I'm the author of four books and the genre that I write is contemporary romance. Penning stories defines and completes me.I thinks of myself as a borderline obsessive-compulsive dreamer who thinks deep but writes light. A true ‘feel good’ junkie seeking quick fixes, I love a good laugh and a good book. A voracious reader of who dunit mysteries and legal dramas, I did sit down to pen a book on serial killers but finding it impossible to maim or kill anyone, even on paper, I penned a romantic story instead. Thus, I found my true calling – at least for the time being.Even though creativity is gender free, I feel blessed and enriched to be a woman.
Currently, with my family, I'm settled in the US.

You can her @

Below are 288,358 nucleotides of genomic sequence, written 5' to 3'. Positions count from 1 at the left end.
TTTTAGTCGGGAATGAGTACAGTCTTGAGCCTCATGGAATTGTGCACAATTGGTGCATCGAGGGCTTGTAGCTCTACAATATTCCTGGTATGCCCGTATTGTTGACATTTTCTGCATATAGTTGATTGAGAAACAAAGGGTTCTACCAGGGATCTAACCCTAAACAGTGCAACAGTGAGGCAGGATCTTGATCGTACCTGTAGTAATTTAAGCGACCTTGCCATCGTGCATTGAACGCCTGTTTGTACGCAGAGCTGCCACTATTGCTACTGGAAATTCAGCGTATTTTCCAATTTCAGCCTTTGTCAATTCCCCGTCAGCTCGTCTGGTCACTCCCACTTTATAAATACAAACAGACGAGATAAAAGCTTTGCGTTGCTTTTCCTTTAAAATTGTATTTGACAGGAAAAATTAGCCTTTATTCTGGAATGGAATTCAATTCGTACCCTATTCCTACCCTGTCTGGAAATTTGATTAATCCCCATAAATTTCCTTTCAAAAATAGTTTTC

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Wednesday, October 7, 2015

A Thousand Unspoken Words

“Make change, be a part of change.”

There is no perfect man or woman in this world, and thank God for that! Here is a book that, once again, brings out this fact, as many others have done earlier.

 'A Thousand Unspoken Words' is a beautiful and apt title for a theme where the male and the female protagonists keep many vital thoughts to themselves, almost expecting the other to be able to read the mind.

Tilottama is the spirited modern heroine, feisty, yet afraid to take a step towards love. She is in love with a shadow, Musafir, an idealistic writer who wants to change the world. “He gives me a reason to love, to feel each moment of life, to write.”